Get Past the Gatekeeper – Better Cold Calling Results Part III

For the past two weeks, FEI sales leader Zoot has given young salesman Ganymede valuable tips for more effective cold calling. This week: a few more cold calling tips from the master. Remember, fire = print.

It was such a nice sunny day that Zoot decided to work outside. While entering new customer data into FEI’s CRM system, he was approached by a despondent Ganymede.

“Cold calling not going so…hot?” Zoot asked, laughing at his terrible joke.

“I’m having trouble getting past the gatekeeper,” Ganymede moaned. “Eris, the receptionist at Pappy’s Pottery, keeps stopping my cold calls in their tracks. Sometimes she’ll say, ‘I’m sorry, but he’s not available at the moment.’ Sometimes she’ll say, ‘I’ll transfer you right to him.’ Then three seconds later I’m in voice mail!”

“Getting thwarted by the gatekeeper is one of the most frustrating parts of cold calling,” Zoot commiserated. “Let me make a couple of suggestions that will help ease your misery.

“One of a gatekeeper’s most powerful defenses against cold callers is five little words,” Zoot continued. “‘Is he expecting your call?’”

Ganymede shuddered. “It’d be much easier to get through to Pappy Pappadopoulos—Pappy’s Pottery founder and President—if I could honestly answer, ‘Yes!’ to that question.”

“You can,” Zoot said. “Next time Eris puts you in Pappy’s voice mail, end your message by saying ‘If I don’t hear back from you, I’ll try you again this Wednesday at 10 a.m.’ Then, call at that exact time. When Eris utters those five painful words, you can honestly say that, yes, he should be.”

“Great!” Ganymede exclaimed. “I’ve been calling Pappy’s mid-afternoon. Would I have better luck at another time?”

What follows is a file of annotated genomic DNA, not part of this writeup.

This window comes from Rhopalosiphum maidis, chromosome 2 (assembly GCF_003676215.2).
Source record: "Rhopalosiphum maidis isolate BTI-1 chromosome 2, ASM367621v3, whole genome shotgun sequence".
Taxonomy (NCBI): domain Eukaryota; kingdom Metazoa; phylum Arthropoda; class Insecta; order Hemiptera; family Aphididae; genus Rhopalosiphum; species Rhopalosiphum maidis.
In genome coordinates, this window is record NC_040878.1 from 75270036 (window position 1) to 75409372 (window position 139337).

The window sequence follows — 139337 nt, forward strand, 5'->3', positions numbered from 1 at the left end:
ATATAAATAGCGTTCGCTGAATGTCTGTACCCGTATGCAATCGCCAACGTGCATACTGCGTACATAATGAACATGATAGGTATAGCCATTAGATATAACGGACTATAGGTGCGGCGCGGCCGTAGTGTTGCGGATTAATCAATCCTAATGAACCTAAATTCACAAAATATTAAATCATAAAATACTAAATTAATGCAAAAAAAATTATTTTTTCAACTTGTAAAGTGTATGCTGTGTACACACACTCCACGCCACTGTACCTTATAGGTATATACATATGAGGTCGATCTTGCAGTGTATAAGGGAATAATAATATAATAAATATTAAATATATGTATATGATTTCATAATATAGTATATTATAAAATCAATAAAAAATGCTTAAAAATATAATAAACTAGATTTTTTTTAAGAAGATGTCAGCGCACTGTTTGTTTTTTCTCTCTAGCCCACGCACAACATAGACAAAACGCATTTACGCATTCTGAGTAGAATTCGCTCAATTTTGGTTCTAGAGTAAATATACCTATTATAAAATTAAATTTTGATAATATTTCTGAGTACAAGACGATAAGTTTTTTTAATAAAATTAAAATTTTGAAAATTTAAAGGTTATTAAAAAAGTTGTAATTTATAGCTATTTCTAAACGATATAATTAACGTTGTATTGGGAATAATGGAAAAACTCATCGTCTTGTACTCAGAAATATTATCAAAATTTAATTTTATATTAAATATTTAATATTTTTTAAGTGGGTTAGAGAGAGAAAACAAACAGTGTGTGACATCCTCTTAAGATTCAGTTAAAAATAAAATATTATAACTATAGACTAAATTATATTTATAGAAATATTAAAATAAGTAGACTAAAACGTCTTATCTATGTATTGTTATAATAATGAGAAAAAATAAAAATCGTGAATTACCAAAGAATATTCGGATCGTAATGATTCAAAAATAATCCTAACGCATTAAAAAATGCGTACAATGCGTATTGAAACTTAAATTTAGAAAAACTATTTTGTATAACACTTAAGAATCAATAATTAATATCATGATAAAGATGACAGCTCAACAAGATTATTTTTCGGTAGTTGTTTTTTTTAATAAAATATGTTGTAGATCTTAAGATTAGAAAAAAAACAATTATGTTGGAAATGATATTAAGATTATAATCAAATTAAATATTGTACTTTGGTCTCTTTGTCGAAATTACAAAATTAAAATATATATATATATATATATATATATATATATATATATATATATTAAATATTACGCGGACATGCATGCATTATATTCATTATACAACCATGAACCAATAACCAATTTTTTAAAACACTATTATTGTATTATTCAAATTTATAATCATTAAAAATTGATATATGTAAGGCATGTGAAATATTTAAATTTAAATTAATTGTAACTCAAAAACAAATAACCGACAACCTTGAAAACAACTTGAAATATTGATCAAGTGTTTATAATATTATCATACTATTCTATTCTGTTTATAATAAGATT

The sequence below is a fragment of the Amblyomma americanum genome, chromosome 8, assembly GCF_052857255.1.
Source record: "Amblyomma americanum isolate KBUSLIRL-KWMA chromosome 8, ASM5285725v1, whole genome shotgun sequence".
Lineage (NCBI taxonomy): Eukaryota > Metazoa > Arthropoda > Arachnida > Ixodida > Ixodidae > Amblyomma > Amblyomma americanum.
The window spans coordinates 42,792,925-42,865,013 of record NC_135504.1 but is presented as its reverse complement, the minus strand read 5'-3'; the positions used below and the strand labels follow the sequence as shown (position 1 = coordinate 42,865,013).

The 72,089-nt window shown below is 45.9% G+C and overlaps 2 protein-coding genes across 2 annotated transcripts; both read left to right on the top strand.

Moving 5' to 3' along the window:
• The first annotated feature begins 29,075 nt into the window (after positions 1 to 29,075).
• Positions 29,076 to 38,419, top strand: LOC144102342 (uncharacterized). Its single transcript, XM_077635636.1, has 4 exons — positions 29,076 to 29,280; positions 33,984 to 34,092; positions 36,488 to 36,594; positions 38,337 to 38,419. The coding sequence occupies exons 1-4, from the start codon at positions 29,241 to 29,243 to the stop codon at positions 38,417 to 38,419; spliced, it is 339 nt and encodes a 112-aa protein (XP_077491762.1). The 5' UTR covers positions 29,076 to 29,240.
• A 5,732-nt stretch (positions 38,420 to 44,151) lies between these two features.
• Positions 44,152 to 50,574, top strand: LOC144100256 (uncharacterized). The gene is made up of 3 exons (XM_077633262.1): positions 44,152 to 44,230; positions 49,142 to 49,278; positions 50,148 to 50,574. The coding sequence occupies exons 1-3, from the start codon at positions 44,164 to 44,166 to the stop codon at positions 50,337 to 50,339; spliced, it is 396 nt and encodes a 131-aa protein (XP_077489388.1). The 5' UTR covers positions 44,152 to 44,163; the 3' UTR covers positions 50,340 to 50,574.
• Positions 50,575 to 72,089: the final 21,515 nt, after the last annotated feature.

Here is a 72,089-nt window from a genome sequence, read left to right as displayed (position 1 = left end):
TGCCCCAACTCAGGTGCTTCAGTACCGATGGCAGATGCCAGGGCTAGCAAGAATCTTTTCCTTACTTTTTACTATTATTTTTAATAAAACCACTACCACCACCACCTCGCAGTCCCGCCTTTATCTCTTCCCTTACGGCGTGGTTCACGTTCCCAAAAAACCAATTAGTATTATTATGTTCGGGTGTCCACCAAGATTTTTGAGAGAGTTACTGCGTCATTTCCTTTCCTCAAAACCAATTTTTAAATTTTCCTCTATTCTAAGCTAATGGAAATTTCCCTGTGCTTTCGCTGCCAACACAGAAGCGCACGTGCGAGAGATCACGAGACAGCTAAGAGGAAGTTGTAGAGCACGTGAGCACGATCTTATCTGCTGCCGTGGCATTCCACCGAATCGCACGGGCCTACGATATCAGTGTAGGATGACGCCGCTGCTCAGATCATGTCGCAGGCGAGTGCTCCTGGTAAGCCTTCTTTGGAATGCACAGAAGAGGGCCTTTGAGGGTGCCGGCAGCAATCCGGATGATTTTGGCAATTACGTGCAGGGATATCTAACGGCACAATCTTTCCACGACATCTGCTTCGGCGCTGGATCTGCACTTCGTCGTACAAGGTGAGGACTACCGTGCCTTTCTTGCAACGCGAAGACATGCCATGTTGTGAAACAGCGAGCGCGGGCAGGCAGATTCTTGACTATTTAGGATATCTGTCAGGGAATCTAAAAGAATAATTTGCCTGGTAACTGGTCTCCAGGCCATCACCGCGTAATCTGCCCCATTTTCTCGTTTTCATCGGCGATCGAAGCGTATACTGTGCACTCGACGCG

“Let’s think this through,” Zoot said. “Your goal is to get past Eris to Pappy himself. When do you think would be the best time to call?”

T.J. Tedesco is a sales growth, business strategy, marketing and PR consultant operating at the intersection of clear vision, compelling content and effective outreach practices. For nearly two decades, T.J. has been an independent consultant and sales growth team leader. Previously, he sold commercial printing, graphic arts machinery and supplies, and finishing and bindery services. T.J. helps North American companies with content development, Web and print design leadership, nurture marketing programs, sales coaching, sales team alignment and business strategy. Since 1996, T.J. has worked with more than 100 clients on retainer, 80 percent in the graphic arts industry. T.J. is author of "Win Top-of-Mind Positioning," "Playbook for Selling Success in the Graphic Arts Industry," "Fire! How Marketing Got Hot," "Direct Mail Pal" and four more books published by PIA. He can be reached at (301) 404-2244 or
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  • multi-tasking1

    Thanks for the article!
    The next question begs to ask – At what interval does a person try to contact the prospect?

    I’ve been told that you have to have 7 positive meetings before you can determine whether to continue to pursue or drop them.

  • prez

    WOW, I’ve finally found the person who teaches that rude is better than manners.
    I am offended when a complete stranger takes the liberty of using my first name instead of Mr., what gives you that right? Maybe my parents were wrong when they raised me to be polite. Manners and courtesy will win out every time.

  • TomCostello

    T.J. I was so surprised that salespeople had such a challenge getting past the gatekeeper I included an entire chapter addressing this issue in my new book "Prepare for Liftoff – How to Launch a Career in Sales". If one can’t get past the gatekeeper on his first try, he should consider another line of business. Thanks